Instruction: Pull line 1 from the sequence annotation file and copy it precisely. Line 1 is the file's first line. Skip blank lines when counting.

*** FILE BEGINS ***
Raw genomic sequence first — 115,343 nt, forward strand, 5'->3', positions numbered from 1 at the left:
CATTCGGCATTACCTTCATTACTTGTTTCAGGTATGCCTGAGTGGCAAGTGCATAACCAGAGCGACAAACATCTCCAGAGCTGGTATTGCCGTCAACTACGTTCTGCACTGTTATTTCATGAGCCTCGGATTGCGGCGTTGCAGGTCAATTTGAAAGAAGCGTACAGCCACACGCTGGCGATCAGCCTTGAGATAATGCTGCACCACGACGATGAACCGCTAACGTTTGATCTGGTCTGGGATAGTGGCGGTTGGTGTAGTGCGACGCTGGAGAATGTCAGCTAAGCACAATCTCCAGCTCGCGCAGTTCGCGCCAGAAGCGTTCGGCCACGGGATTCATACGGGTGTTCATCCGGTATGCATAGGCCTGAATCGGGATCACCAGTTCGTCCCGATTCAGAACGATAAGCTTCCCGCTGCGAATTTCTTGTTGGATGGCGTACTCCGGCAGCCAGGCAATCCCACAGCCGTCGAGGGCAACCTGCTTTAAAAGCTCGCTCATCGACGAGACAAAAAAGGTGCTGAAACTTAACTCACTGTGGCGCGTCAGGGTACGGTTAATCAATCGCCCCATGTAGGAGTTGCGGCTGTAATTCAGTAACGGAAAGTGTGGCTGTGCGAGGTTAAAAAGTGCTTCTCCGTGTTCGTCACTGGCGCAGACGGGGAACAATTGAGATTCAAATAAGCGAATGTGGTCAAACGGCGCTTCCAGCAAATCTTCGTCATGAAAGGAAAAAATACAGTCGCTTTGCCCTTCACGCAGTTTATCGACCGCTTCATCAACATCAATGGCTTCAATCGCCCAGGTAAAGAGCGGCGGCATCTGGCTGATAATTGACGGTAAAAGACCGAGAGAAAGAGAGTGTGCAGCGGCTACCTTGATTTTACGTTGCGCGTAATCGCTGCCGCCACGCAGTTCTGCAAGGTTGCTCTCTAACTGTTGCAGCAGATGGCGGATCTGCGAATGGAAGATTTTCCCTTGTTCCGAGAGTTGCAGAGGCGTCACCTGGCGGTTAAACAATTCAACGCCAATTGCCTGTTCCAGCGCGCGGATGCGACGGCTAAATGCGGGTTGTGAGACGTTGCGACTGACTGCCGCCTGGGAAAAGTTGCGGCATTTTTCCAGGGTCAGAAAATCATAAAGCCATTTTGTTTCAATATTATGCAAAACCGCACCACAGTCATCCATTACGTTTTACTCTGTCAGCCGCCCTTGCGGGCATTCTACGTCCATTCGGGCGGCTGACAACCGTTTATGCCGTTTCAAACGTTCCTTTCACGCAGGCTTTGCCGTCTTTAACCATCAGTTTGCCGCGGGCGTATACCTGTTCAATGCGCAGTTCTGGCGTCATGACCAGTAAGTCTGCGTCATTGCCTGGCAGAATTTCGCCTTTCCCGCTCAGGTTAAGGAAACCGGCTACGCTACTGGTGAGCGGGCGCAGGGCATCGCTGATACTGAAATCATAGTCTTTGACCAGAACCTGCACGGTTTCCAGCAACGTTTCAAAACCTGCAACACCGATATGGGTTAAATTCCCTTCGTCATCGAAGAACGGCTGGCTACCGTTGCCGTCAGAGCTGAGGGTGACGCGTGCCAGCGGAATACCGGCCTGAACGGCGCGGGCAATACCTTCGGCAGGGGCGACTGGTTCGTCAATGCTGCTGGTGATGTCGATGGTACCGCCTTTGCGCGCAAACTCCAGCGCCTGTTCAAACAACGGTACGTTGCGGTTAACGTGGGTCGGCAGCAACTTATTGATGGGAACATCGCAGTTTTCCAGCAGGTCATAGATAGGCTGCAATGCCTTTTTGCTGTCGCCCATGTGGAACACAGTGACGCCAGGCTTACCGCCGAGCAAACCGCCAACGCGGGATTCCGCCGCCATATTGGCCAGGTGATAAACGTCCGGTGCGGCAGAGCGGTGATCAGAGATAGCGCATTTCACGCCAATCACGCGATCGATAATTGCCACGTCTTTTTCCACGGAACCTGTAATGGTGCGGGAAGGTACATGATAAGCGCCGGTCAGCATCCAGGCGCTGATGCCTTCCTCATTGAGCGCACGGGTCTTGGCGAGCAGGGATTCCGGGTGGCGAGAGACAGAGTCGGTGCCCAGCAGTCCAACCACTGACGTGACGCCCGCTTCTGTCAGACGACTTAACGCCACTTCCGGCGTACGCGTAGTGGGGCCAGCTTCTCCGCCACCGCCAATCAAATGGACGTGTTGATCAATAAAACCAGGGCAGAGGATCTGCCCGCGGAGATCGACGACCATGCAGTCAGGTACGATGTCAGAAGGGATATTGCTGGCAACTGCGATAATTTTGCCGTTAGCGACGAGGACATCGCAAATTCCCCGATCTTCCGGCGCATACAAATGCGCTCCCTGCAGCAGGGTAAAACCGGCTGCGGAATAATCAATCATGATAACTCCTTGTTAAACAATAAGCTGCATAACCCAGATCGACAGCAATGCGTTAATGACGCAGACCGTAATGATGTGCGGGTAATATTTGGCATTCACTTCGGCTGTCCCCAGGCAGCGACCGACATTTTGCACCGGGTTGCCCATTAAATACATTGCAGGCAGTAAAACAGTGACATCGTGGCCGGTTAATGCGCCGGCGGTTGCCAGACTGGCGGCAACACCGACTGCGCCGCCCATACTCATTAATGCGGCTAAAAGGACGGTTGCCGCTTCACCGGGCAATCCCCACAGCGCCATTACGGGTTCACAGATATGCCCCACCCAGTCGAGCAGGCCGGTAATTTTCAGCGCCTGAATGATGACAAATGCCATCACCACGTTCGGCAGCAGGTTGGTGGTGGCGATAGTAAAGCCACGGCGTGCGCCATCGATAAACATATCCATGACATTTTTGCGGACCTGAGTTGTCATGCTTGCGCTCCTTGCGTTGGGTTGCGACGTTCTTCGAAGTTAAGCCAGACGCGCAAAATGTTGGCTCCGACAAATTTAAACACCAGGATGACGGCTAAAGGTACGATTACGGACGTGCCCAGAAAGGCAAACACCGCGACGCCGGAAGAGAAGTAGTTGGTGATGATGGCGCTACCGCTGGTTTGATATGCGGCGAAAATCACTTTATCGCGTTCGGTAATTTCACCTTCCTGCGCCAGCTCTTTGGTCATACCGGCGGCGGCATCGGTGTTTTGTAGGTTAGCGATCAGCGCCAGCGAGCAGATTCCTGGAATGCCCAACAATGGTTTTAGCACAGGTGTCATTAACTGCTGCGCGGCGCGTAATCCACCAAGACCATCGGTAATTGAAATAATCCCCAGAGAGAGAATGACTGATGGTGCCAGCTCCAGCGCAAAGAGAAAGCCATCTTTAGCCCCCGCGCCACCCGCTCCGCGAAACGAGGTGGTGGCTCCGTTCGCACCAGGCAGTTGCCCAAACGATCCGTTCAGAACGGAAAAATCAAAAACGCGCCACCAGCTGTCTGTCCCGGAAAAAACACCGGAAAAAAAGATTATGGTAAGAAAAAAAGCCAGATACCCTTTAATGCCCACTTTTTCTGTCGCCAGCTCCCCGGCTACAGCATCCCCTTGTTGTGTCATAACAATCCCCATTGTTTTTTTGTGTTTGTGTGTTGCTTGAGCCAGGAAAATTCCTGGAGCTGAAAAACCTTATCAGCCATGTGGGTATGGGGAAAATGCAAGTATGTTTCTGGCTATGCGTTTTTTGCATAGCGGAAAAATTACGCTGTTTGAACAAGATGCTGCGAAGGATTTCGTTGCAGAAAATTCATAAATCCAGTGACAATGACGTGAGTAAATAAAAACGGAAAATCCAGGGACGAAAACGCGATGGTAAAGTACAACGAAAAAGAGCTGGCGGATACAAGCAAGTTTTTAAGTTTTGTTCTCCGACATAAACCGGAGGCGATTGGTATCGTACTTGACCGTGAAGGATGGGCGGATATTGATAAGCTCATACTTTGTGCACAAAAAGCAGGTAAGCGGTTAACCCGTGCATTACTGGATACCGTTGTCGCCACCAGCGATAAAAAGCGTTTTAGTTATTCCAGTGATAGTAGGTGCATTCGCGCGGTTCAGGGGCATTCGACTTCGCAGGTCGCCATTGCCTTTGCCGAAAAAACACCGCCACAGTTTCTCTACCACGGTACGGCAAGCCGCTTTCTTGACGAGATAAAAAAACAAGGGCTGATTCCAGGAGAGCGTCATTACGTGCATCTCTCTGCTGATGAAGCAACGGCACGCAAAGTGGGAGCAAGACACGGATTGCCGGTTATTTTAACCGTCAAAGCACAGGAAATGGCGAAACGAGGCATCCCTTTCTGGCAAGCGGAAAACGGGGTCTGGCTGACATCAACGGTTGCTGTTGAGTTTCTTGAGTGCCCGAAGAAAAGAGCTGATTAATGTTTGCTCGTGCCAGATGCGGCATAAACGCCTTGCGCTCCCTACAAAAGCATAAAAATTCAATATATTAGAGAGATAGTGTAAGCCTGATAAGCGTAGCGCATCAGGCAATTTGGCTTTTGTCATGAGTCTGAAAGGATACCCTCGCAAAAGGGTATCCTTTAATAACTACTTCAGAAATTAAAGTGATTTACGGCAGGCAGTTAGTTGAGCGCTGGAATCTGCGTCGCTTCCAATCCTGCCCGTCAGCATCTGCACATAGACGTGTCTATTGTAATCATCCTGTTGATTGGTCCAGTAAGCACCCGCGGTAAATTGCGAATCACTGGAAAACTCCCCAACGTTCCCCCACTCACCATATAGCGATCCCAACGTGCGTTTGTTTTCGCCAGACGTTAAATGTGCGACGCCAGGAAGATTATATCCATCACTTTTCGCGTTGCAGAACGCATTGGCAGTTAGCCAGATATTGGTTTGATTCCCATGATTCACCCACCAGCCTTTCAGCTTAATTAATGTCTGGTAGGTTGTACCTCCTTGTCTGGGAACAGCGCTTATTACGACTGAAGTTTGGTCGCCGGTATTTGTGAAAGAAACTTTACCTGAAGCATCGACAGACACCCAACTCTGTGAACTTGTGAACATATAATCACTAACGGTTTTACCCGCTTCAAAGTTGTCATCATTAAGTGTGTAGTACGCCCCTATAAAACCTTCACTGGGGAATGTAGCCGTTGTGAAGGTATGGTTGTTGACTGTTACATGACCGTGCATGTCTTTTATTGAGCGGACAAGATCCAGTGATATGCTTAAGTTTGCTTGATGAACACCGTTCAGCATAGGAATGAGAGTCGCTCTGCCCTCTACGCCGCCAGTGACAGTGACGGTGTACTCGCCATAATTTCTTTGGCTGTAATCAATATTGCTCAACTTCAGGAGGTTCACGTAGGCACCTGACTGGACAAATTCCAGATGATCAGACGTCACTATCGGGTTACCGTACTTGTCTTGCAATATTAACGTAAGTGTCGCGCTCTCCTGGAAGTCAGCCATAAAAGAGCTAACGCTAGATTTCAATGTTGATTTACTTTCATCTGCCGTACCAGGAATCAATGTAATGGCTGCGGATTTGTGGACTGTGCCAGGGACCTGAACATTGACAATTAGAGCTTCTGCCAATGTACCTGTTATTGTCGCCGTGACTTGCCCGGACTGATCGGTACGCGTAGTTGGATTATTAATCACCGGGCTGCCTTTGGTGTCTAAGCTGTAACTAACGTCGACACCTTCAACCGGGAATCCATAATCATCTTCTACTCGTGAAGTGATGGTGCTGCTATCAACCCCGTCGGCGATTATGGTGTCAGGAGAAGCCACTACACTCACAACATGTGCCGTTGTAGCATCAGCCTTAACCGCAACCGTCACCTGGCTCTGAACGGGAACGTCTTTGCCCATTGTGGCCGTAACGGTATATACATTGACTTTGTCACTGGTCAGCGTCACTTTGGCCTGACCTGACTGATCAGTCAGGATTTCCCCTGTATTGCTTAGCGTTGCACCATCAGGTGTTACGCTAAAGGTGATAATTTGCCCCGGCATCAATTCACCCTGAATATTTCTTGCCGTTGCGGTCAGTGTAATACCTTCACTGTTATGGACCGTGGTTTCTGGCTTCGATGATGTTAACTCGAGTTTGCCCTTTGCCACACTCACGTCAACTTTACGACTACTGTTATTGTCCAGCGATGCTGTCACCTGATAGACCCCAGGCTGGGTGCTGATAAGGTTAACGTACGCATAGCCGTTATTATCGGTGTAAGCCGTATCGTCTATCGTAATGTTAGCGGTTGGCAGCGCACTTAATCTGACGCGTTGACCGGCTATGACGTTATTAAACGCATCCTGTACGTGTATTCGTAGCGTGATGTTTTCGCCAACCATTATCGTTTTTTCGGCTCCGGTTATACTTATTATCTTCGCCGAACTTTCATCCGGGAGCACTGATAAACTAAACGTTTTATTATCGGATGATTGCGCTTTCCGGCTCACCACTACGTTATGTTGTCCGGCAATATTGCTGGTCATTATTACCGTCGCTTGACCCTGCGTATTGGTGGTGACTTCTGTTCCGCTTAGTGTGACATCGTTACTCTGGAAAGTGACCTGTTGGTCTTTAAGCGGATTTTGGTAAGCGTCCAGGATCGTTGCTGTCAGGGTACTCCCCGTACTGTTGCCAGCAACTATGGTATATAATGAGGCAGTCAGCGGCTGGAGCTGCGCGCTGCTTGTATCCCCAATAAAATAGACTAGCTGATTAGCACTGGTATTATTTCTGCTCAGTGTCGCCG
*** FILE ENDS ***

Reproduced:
Raw genomic sequence first — 115,343 nt, forward strand, 5'->3', positions numbered from 1 at the left: